You are in phase three of your reupholstering furniture project! Congratulations on making it to this step! Let’s recap how far you’ve come! First, you took your time tearing down your furniture to the bare frame. Read all about the first phase of reupholstering here!  Then you attached a spring support system to the deck, and possibly to the back of your chair as well. You then added edge roll to your project which provides comfort and a decorative look. Read all about this second phase of reupholstering furniture here!

Now you are ready to add padding to your project. You will quickly see that there are a lot of upholstery padding choices. Don’t let all the choices intimidate you. Let’s look at the common upholstery padding choices available, why they are used, and how to choose the right padding for your upholstery project.

Upholstery Padding Choices

While there are a lot of options, it is important to remember the purpose of your padding, which is to provide comfort and shape to your finished piece of furniture. Each different type of padding is designed to do this, however, they all will have a different feel. Therefore, it comes down to what you want the end project to feel like. Here is an overview of the main upholstery padding options that we will discuss:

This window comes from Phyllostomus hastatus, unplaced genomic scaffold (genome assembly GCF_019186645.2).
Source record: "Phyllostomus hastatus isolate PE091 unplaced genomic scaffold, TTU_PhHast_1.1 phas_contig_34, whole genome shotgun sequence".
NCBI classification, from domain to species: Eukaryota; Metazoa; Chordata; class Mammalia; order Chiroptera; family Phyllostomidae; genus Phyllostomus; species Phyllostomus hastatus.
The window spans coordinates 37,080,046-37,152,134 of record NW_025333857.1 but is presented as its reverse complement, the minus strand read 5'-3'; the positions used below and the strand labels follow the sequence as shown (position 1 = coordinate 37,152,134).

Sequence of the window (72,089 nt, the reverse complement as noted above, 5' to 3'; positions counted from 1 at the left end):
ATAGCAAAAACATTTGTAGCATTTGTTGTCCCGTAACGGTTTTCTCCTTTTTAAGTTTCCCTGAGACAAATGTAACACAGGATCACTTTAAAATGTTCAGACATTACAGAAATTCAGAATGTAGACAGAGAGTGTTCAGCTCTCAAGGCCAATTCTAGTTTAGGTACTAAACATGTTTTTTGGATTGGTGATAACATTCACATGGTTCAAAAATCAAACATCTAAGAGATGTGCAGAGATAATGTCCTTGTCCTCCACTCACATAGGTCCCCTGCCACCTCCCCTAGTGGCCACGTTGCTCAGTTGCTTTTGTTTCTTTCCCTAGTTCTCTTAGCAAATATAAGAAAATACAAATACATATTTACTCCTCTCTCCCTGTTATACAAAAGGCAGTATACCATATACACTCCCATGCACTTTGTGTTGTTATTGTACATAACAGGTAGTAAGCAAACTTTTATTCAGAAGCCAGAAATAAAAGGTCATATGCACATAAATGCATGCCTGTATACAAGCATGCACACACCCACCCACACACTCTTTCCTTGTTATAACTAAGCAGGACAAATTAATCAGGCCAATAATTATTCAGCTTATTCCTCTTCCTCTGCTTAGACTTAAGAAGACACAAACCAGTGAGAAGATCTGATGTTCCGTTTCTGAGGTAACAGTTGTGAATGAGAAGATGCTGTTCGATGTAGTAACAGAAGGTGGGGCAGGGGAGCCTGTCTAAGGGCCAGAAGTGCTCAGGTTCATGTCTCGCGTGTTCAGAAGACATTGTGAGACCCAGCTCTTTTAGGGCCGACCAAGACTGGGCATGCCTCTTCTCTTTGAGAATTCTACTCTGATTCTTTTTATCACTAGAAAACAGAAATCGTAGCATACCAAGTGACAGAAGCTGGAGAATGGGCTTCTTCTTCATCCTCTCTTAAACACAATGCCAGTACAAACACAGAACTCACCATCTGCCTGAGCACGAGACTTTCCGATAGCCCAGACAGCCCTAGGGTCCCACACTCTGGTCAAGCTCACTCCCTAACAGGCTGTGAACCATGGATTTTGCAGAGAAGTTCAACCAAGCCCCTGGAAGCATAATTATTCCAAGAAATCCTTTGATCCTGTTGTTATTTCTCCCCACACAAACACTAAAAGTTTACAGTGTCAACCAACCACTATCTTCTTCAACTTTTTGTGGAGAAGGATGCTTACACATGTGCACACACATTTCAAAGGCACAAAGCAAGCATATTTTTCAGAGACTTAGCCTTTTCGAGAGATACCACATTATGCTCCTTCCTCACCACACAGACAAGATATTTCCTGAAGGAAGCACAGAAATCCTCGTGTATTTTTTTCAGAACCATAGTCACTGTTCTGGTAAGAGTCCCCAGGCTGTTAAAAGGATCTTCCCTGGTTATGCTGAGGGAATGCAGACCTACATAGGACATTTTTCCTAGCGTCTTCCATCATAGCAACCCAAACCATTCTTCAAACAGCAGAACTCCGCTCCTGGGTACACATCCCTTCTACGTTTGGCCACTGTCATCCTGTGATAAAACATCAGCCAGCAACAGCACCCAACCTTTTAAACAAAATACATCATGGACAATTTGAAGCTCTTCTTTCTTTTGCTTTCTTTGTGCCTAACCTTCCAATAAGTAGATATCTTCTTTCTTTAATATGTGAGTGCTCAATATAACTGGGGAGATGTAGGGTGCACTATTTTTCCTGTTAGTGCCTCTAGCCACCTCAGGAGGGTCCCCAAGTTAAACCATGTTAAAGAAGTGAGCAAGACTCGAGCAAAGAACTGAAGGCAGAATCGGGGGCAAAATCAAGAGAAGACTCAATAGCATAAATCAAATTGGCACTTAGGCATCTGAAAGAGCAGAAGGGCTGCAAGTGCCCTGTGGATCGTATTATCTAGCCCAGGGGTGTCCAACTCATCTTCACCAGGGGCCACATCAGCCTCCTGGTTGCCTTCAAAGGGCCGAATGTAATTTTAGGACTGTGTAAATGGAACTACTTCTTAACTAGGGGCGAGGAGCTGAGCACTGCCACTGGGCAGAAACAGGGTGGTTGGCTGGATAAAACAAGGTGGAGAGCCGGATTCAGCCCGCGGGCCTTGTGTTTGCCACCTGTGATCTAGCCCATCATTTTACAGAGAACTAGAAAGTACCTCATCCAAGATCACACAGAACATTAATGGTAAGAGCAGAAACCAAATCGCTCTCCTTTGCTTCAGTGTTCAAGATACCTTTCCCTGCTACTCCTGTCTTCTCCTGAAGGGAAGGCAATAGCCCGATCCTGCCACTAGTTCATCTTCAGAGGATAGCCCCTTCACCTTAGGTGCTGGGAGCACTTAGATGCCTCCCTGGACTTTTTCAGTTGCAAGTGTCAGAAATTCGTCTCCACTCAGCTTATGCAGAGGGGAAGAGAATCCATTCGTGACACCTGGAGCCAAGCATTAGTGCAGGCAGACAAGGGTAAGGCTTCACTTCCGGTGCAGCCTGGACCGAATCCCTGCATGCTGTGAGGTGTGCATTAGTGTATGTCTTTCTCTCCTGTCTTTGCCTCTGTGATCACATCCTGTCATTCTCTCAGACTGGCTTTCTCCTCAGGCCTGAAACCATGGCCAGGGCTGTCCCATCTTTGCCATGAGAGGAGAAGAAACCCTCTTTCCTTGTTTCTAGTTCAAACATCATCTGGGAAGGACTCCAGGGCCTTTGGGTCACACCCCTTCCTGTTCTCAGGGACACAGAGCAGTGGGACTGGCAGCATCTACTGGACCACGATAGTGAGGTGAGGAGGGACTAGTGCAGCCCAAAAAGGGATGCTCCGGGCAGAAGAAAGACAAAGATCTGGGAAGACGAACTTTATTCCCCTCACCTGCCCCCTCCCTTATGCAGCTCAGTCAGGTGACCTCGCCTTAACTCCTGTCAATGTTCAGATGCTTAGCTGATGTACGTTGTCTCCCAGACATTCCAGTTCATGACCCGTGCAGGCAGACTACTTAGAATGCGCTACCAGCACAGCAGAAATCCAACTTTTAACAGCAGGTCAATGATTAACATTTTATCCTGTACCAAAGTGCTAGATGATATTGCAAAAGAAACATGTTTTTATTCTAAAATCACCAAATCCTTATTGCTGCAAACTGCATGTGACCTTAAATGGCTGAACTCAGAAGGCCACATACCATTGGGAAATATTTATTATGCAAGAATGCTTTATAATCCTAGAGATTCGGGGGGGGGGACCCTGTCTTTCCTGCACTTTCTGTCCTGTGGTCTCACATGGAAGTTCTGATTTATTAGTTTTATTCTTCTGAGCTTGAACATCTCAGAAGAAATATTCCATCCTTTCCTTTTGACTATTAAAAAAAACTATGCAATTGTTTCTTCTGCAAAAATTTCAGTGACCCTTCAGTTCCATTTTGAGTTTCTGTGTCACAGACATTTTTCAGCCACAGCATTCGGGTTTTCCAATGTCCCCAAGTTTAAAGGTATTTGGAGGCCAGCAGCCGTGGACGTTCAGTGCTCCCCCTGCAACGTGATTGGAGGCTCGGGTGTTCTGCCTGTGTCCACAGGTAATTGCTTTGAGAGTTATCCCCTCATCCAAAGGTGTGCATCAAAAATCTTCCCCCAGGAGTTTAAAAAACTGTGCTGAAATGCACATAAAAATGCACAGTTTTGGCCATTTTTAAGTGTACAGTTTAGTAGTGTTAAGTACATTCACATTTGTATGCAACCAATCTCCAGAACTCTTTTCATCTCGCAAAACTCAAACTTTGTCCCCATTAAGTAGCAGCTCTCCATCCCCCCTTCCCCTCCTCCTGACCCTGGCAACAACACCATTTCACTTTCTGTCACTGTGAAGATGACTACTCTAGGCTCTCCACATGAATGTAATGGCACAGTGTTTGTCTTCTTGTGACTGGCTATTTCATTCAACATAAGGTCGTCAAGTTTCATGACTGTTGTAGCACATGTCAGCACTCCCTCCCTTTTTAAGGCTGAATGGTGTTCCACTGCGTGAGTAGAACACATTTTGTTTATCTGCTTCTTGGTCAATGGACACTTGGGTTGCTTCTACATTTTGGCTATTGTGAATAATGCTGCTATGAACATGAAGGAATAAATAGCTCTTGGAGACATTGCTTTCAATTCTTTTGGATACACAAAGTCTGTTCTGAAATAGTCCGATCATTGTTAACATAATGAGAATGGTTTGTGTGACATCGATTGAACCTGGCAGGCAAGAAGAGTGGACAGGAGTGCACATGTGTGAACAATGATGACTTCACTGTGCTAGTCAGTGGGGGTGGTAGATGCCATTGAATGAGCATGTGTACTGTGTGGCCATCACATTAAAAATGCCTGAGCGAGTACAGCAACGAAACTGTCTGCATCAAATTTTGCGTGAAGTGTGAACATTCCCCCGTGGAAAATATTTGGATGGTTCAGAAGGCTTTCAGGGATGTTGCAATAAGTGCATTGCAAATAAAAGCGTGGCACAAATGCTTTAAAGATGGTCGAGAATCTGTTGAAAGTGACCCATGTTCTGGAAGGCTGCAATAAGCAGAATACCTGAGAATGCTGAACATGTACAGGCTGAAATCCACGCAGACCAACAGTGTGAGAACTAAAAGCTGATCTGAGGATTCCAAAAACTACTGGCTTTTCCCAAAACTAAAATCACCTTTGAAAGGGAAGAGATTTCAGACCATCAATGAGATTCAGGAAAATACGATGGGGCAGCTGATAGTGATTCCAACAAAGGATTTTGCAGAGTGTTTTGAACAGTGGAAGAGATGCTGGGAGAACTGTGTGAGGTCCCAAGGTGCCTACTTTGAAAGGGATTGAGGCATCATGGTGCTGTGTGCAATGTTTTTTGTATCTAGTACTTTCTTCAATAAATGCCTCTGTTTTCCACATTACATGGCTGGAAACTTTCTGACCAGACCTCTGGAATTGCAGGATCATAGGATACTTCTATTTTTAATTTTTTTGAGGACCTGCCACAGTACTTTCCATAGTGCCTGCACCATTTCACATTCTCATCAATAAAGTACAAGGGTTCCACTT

• Cotton
  • Foam
  • Bonded Polyester fiber and Loose Polyester Fiber
  • Horsehair

Cotton – Natural or Synthetic

Cotton is the first padding option we will look at. You can get either natural or synthetic cotton, just make sure you use upholstery cotton and not quilters cotton!  

Upholstery cotton comes as a roll and is typically sold by weight.  There is a 100% natural cotton, which is an off-white color with brown flecks in it. These brown flecks are actually part of the cotton plant.  You have probably seen this product when tearing down older antique pieces.  I like synthetic cotton, which looks similar to the natural version except it is pure white and not a natural product, but man-made. I like the feel of and working with the synthetic, but both are good products.